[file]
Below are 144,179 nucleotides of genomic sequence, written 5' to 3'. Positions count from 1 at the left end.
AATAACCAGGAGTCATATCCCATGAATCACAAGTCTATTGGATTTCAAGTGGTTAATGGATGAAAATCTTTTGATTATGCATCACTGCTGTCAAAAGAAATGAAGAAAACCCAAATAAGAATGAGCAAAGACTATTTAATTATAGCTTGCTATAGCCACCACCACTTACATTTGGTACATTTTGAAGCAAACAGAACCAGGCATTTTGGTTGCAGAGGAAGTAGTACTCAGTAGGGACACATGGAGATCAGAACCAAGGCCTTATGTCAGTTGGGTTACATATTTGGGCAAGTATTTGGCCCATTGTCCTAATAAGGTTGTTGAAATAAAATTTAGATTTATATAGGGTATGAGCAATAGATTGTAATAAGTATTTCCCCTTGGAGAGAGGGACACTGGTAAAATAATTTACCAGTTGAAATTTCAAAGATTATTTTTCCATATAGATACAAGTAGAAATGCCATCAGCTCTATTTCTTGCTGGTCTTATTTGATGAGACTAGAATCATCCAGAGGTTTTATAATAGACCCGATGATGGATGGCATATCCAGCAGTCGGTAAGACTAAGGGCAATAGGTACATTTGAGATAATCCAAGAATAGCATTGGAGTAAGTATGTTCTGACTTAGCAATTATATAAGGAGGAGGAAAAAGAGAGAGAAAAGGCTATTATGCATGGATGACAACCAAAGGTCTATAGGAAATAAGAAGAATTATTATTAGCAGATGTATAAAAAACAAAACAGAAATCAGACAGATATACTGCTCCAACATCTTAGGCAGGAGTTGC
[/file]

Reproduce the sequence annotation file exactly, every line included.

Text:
Below are 144,179 nucleotides of genomic sequence, written 5' to 3'. Positions count from 1 at the left end.
AATAACCAGGAGTCATATCCCATGAATCACAAGTCTATTGGATTTCAAGTGGTTAATGGATGAAAATCTTTTGATTATGCATCACTGCTGTCAAAAGAAATGAAGAAAACCCAAATAAGAATGAGCAAAGACTATTTAATTATAGCTTGCTATAGCCACCACCACTTACATTTGGTACATTTTGAAGCAAACAGAACCAGGCATTTTGGTTGCAGAGGAAGTAGTACTCAGTAGGGACACATGGAGATCAGAACCAAGGCCTTATGTCAGTTGGGTTACATATTTGGGCAAGTATTTGGCCCATTGTCCTAATAAGGTTGTTGAAATAAAATTTAGATTTATATAGGGTATGAGCAATAGATTGTAATAAGTATTTCCCCTTGGAGAGAGGGACACTGGTAAAATAATTTACCAGTTGAAATTTCAAAGATTATTTTTCCATATAGATACAAGTAGAAATGCCATCAGCTCTATTTCTTGCTGGTCTTATTTGATGAGACTAGAATCATCCAGAGGTTTTATAATAGACCCGATGATGGATGGCATATCCAGCAGTCGGTAAGACTAAGGGCAATAGGTACATTTGAGATAATCCAAGAATAGCATTGGAGTAAGTATGTTCTGACTTAGCAATTATATAAGGAGGAGGAAAAAGAGAGAGAAAAGGCTATTATGCATGGATGACAACCAAAGGTCTATAGGAAATAAGAAGAATTATTATTAGCAGATGTATAAAAAACAAAACAGAAATCAGACAGATATACTGCTCCAACATCTTAGGCAGGAGTTGC